tailored to the needs of bereaved people. To inform intervention development, we will first articulate our
overall programme theory, specifying intervention implementation determinants (context related barriers
and facilitators), intervention implementation strategies, mechanisms and outcomes. We will draw on
systematic review evidence conducted by our team and others; data generated from interviews with ACT
practitioners; workshops with bereaved people and other stakeholders to help design our initial programme
theory. We will then use this evidence to co-create a prototype intervention which will consist of selfdirected online ACT-based audio-visual materials to support coping with grief. This online support
package will include optional facilitation by existing bereavement support volunteers. The intervention
will be user-tested by stakeholders and our bereaved persons PPI group initially, then further tested and
refined over three test-cycles involving 30 to 45 bereaved participants in total. Data from bereaved carer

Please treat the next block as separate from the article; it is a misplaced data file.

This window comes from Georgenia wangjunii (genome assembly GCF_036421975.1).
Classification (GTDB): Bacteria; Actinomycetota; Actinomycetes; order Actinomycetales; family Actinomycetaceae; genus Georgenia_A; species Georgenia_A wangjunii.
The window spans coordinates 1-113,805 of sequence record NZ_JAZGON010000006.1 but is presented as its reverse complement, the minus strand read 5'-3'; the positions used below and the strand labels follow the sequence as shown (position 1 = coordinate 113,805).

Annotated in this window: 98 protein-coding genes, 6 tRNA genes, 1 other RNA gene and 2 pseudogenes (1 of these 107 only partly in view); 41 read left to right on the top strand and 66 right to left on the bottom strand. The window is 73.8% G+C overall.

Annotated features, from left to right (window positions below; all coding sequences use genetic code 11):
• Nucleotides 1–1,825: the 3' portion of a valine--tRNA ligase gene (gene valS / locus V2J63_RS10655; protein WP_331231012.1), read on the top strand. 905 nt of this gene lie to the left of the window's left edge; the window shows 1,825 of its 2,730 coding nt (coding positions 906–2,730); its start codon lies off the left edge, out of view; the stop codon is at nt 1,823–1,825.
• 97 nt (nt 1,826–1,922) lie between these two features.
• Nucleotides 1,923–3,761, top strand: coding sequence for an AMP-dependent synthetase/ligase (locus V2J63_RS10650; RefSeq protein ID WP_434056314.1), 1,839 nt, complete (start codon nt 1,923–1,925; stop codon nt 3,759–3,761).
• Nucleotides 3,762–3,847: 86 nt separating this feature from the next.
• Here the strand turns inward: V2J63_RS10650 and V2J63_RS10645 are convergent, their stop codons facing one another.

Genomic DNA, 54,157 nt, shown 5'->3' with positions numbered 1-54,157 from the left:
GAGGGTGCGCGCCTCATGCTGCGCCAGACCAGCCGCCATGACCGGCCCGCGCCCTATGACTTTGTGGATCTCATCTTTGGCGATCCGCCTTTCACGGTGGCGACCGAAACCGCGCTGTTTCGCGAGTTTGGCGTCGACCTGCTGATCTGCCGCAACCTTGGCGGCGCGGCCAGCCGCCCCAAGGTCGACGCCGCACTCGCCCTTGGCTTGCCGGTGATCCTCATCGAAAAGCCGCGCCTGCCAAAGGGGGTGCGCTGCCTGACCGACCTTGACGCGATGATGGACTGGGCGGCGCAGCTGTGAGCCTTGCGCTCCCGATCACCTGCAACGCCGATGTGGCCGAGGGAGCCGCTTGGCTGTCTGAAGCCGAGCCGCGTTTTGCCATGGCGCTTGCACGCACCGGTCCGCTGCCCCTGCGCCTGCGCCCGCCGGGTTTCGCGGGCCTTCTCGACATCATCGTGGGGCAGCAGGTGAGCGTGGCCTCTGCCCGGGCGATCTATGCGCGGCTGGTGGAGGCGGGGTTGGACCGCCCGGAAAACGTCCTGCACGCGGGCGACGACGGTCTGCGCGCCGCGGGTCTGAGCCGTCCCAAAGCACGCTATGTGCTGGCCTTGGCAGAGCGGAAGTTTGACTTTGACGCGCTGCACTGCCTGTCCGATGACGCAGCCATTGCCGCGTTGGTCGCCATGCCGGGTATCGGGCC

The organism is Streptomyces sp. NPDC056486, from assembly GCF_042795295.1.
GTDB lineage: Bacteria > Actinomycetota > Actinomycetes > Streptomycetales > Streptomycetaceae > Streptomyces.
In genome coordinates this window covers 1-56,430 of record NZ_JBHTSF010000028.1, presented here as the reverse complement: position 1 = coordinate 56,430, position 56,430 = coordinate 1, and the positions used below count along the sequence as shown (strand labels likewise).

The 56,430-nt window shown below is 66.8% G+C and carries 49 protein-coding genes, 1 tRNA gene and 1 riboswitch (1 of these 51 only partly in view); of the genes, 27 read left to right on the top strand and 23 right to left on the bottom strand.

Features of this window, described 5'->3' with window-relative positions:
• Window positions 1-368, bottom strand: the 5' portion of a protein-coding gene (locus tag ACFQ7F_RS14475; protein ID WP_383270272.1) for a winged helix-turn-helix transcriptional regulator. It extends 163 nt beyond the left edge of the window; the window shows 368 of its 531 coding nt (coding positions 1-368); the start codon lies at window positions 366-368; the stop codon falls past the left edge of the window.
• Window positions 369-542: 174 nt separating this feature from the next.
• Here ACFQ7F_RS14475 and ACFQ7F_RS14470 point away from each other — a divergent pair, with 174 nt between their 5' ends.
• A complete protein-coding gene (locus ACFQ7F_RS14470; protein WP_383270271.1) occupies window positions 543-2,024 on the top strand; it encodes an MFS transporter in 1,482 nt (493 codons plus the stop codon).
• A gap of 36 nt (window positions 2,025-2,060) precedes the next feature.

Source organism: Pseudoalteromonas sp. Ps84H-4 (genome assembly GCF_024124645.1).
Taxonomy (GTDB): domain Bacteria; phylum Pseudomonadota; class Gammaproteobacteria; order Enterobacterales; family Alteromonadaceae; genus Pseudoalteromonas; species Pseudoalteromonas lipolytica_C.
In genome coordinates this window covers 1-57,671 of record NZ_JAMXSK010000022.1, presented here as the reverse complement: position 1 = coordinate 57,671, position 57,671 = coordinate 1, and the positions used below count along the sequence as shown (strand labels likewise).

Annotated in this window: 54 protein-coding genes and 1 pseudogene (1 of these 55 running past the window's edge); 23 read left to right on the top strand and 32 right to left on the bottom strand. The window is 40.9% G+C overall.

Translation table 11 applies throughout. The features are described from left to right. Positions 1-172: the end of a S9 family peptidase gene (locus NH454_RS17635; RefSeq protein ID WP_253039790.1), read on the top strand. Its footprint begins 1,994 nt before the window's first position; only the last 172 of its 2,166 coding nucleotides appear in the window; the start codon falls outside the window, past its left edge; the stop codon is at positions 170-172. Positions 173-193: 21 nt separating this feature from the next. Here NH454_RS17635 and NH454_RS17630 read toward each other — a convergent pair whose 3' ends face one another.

and bereavement volunteer facilitator interviews, brief questionnaires on usefulness and impact of the
online ACT materials, alongside stakeholder workshops, will be used to further refine and finalise the
A key output from this project will be an evidence-based online self-directed ACT bereavement support
intervention, which can be used with or without volunteer facilitation. This will be available for use by
bereavement support services to meet increased demand for bereavement support and for further feasibility testing and full scale evaluation.

Layman's description

After bereavement, many people grieve with support from family and friends. Approximately 40% require